You may be ready to "go green" to save money on fuel, but it's easy to end up with a little sticker shock when you see the prices listed on the car's window. Alternative fuel vehicles typically cost more than their conventional counterparts. You can often make up for that price difference in ownership costs over the long term, but don't let that stop you from shopping around for a great deal. Here are five steps to help you get the best price possible when you buy a green car.

Assess your total cost of ownership

Because alternative fuel cars are cheaper to own than their gasoline counterparts, thinking about the total amount of money you will spend on car expenses, versus just the sale price, is even more important. In addition to calculating your car payment, you'll need to make cost estimates for your fuel, depreciation, maintenance and repairs, as well as auto insurance.

It's easy to get estimates for these costs online with a few handy tools. For insurance, go online for a custom quote or call your agent. For fuel costs, the handy Vehicle Cost Calculator from the Alternative Fuels Data Center at the Department of Energy helps compare cars with different powertrains, such as an electric car to a gasoline car.

Don't assume you qualify for the lease deal or the low interest rate

The deals that are often shown in advertisements usually have stringent credit requirements, and/or hefty down payments. Generally, only about 10 percent of car shoppers qualify for the best deals offered in advertisements, so unless your credit is top notch, you may not be able to get it.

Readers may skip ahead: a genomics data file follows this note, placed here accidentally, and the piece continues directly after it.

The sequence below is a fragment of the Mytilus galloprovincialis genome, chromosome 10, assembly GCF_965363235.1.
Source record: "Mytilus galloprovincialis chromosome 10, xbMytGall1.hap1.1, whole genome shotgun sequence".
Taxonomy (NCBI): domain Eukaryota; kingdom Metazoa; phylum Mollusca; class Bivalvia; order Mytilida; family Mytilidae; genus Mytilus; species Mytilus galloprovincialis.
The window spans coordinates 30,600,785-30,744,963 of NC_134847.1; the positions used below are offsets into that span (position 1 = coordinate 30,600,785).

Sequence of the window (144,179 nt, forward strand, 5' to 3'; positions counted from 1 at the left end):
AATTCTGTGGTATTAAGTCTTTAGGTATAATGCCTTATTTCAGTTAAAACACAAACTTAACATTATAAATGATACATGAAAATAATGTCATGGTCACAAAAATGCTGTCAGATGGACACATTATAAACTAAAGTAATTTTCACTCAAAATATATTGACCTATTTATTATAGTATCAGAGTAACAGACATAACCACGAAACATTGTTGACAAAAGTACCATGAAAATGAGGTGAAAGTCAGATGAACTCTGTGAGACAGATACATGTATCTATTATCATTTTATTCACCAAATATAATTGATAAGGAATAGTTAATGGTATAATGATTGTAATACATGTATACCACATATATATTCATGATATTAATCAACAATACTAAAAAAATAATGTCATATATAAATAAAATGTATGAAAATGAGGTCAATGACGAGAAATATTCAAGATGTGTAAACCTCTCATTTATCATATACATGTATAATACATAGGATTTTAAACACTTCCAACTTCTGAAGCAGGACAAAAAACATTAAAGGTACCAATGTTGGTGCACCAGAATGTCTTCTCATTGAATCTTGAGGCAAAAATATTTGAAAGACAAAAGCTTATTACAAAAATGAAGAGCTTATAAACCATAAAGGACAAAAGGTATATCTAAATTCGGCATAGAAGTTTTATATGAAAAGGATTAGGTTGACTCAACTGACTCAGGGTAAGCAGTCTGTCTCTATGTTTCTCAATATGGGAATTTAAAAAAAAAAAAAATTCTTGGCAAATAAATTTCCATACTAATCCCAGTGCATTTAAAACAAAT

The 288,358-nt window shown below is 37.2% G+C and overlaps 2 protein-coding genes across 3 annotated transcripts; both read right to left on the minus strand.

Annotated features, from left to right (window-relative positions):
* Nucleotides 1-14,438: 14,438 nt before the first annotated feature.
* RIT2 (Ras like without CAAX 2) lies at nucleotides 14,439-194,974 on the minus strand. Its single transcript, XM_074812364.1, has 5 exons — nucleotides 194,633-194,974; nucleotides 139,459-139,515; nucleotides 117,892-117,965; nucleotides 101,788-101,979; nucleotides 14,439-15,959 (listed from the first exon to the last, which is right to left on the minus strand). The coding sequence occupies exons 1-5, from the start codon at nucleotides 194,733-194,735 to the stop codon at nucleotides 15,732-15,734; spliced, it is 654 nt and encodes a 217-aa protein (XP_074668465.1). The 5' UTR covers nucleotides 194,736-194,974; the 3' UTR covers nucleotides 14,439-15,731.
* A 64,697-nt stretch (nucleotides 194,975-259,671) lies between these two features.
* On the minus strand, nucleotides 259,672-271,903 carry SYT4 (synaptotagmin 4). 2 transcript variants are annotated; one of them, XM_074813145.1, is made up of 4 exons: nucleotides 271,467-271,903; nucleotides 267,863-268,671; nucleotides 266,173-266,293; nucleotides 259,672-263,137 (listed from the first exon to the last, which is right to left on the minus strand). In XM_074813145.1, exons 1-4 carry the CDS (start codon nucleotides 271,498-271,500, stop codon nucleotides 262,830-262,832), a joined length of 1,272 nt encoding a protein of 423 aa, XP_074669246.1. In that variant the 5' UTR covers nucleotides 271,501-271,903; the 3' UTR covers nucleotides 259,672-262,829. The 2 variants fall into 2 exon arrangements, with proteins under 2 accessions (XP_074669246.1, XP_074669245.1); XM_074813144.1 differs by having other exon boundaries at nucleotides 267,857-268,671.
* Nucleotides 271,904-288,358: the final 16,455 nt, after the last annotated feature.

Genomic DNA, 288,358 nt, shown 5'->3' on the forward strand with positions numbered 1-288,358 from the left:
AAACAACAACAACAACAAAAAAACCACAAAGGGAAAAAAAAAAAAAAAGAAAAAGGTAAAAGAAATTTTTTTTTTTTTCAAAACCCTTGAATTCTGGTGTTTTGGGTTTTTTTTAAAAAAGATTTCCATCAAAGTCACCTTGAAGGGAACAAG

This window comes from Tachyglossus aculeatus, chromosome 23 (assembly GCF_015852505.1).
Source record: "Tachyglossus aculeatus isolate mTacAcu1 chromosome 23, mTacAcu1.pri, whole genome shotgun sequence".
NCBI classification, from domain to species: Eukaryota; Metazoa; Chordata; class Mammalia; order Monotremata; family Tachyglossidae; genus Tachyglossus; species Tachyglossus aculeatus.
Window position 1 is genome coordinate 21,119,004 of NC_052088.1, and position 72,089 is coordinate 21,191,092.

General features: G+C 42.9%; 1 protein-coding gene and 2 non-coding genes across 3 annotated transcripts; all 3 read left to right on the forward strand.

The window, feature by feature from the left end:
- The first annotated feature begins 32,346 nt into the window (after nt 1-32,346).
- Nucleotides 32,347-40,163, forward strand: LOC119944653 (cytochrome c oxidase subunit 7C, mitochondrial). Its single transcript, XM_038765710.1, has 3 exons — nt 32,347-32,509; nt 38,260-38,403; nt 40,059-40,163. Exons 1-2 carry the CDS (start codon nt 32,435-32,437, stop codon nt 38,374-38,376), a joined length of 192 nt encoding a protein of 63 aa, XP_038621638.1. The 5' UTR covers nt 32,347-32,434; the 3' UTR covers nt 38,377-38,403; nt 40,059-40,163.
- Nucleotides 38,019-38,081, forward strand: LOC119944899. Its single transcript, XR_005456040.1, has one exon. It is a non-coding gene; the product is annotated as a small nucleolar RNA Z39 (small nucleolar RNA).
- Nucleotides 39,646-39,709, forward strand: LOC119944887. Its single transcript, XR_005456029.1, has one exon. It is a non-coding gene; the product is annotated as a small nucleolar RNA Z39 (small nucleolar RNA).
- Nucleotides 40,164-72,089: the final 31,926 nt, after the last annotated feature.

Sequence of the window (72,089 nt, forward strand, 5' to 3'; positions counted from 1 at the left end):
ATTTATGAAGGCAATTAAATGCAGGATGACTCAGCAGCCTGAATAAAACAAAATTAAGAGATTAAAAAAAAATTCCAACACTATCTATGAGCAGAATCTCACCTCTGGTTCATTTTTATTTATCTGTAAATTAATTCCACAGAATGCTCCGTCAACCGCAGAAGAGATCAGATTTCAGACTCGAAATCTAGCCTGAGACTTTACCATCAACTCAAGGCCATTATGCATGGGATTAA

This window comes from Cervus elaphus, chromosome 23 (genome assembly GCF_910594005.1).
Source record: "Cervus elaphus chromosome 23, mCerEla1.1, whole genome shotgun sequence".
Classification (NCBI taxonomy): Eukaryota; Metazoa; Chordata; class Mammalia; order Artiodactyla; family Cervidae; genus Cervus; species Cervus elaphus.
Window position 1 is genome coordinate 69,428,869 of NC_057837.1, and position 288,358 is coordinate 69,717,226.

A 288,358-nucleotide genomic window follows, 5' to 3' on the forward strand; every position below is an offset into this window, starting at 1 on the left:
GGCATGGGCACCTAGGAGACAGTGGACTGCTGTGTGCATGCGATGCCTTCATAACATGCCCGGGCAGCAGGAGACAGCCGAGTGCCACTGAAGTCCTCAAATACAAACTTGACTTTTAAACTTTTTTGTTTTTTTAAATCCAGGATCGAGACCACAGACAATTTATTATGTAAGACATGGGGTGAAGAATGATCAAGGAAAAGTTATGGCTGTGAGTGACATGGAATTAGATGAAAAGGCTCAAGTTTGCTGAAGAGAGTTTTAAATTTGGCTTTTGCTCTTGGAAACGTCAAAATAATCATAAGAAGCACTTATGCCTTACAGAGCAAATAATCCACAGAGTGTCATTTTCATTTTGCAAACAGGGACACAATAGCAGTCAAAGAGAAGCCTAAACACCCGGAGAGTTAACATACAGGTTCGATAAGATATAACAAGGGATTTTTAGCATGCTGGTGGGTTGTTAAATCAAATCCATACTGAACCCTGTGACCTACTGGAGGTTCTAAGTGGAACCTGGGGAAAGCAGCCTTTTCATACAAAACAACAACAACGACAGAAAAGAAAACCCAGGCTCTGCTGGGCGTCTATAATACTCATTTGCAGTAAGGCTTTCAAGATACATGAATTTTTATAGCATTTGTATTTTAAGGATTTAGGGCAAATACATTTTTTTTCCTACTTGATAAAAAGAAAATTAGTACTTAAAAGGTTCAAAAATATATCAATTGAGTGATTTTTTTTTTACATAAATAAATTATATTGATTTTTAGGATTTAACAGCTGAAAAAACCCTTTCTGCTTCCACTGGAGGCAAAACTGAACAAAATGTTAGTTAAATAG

That actually might not be a bad thing, especially if the deal requires putting thousands of dollars down and you don't have a car to trade in.

Shop around for the best interest rate

Don't assume that the dealership can get you the best interest rate, either. Get quotes from national lenders online and contact your local lenders to see what they can offer. Don't forget credit unions, which often offer the best interest rates on car loans.

Even if you do qualify for that zero-percent or low interest loan from the dealer, you may still save money in the long run by taking the cash rebate and getting your loan elsewhere. If a dealer offers an interest rate that seems to good to be true, exercise caution and be sure you are not signing a contract that says the rate is contingent upon approval.

Determine if there are any federal and state incentives

While federal and state tax incentives are a thing of the past for hybrid and diesel cars, there are still incentives available for plug-in hybrids and electric cars. Federal tax credits range from $2,500 to $7,500 for these cars. Some states and even some cities and counties are offering different incentives, too. These incentives range from tax credits, to actual cash and to reduced rate or free chargers for your home. Many states also allow drivers of these vehicles to drive in the carpool lane as a solo driver, which, for some commuters, is a considerable perk.

Research all other discounts

While automakers tout "cash back" deals in their advertising, there are other cash discounts that many car buyers qualify for -- and these discounts can be combined with other cash back offers. If you are buying a car and are a student, recent graduate, a former or current military member or even a member at certain credit unions, there may be additional rebates you can get. Check the manufacturer's website for a list of these offers.